Mule Deer

Mule deer (Odocoileus hemionus) are found across the state of Nevada. They are a welcome sight to wildlife viewers and hunters alike. The species can be found throughout Nevada from the Mojave Desert to sub-alpine mountain tops to coniferous forests in the Sierra Nevada mountains. Their populations are most often associated with sagebrush steppe, aspen, and mountain shrub communities. Learn more how to conserve mule deer.
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Odocoileus hemionus
10-12 Years
50-85” | 125-330lbs
  • Priority Species
Least Concern
Big Game
  1. Washoe
  2. Humboldt
  3. Pershing
  4. Churchill
  5. Mineral
  6. Lyon
  7. Douglas
  8. Carson City
  9. Storey
  1. Elko
  2. Lander
  3. Eureka
  4. White Pine
  1. Esmeralda
  2. Nye
  3. Lincoln
  4. Clark

Habitat & Range

Mule Deer move between different habitat types but seem to prefer arid, open areas and rocky hillsides.

  • Cold desert shrubland and sagebrush
  • Grasslands
  • Upland Forests


  • Drought
  • Habitat Degradation
  • Habitat Loss

Natural History

Mule Deer are herbivores, relying on plant material to survive. Their diet varies throughout the year and is very seasonal. Mule Deer are sagebrush obligates and they rely on sagebrush during the winter months when there is not a lot of other forage available. Mule Deer bucks (male deer) grow antlers each year that fall off after the “rut,” or mating season. During this time, males will fight for the right to mate with female deer. They lock antlers and will fight until exhaustion. Mule Deer typically have two fawns during the early summer. Fawns are born spotted and scentless. Does (female deer) will leave their young for hours at a time so that they can forage. The fawns’ spotted fur helps in camouflage and the lack of scent help protect them from predators.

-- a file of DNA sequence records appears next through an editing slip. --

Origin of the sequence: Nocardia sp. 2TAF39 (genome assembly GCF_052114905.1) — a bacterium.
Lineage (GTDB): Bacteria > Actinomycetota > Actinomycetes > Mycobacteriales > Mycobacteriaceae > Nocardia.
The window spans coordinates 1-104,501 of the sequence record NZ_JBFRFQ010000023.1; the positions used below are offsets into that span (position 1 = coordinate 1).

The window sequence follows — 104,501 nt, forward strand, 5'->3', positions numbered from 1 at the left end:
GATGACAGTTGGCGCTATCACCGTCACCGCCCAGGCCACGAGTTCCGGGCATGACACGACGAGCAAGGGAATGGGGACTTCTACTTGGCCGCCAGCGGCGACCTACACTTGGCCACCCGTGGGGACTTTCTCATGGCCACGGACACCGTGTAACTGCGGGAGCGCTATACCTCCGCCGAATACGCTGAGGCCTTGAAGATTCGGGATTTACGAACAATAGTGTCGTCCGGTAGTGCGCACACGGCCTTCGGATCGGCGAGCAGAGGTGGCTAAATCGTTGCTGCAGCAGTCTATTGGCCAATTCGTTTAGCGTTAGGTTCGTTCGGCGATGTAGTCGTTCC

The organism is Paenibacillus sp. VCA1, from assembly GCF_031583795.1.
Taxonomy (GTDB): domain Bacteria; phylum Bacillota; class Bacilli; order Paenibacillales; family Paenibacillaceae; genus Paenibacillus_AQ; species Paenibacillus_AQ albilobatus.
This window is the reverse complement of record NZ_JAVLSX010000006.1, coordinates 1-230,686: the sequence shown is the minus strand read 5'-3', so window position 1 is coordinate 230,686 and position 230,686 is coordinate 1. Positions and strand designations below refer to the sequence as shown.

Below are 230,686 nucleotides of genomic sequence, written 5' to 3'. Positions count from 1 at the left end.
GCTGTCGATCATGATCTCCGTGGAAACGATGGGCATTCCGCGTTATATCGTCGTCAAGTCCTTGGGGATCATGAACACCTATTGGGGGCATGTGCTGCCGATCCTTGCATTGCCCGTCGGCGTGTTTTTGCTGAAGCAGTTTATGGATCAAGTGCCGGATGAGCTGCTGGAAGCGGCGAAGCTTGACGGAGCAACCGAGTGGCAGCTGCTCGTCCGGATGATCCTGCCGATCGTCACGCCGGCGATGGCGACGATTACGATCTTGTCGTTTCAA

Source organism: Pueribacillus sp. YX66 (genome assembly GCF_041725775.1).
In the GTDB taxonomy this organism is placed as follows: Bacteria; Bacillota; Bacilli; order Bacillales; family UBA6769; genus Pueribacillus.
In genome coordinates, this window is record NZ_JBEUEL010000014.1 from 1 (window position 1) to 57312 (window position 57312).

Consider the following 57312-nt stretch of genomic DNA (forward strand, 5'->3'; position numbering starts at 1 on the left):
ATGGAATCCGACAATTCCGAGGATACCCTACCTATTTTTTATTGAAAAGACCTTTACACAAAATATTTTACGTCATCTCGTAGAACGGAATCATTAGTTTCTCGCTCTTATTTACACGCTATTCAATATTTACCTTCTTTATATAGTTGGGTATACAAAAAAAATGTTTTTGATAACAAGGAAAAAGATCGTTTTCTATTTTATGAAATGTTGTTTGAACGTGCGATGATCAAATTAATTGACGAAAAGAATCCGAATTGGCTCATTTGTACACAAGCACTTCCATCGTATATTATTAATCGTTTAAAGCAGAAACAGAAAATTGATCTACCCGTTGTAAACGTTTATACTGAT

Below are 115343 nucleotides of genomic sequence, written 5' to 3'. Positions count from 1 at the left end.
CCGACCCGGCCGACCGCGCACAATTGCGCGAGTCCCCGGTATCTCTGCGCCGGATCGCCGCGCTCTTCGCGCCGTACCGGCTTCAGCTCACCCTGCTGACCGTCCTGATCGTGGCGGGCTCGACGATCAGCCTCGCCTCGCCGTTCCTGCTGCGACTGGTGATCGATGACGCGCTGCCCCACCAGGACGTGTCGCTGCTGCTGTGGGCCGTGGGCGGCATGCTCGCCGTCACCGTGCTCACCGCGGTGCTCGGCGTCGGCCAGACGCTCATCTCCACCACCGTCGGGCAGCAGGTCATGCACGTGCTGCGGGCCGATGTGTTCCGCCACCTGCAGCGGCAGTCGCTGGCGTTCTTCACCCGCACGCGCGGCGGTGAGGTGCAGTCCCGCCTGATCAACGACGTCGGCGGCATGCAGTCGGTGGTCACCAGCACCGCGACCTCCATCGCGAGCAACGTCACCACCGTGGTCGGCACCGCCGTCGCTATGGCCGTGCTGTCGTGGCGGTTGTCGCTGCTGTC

Populations of Mule Deer in Nevada have been declining for the last couple of decades. Loss of quality habitat from extreme drought, invasive grasses, wildfires, and overpopulation of wild horses and burros have contributed to this decline. NDOW initiated the Mule Deer Enhancement Program (MDEP) to address these issues and the dropping deer population. MDEP is a collaborative endeavor bringing together non-governmental organizations, land management agencies, private landowners, and industry partners with the goal of putting more Mule Deer on the landscape. Learn more about how NDOW works to conserve mule deer

Learn More:

Sagebrush Habitat Planning_Handout

Mule Deer Hunting Quotas

Western Migrations

Migration Corridors of Mule Deer in the Ruby Mountains

Migration Corridors of Mule Deer in the Pequop Mountains




Fun Facts

Mule Deer are good swimmers, though they rarely use water as a means of escaping predators. Cast off antlers provide an important source of calcium and other minerals to wildlife such as mice, porcupines, coyotes, bison, elk, and deer, all of which chew on the tips and softer portions throughout the year.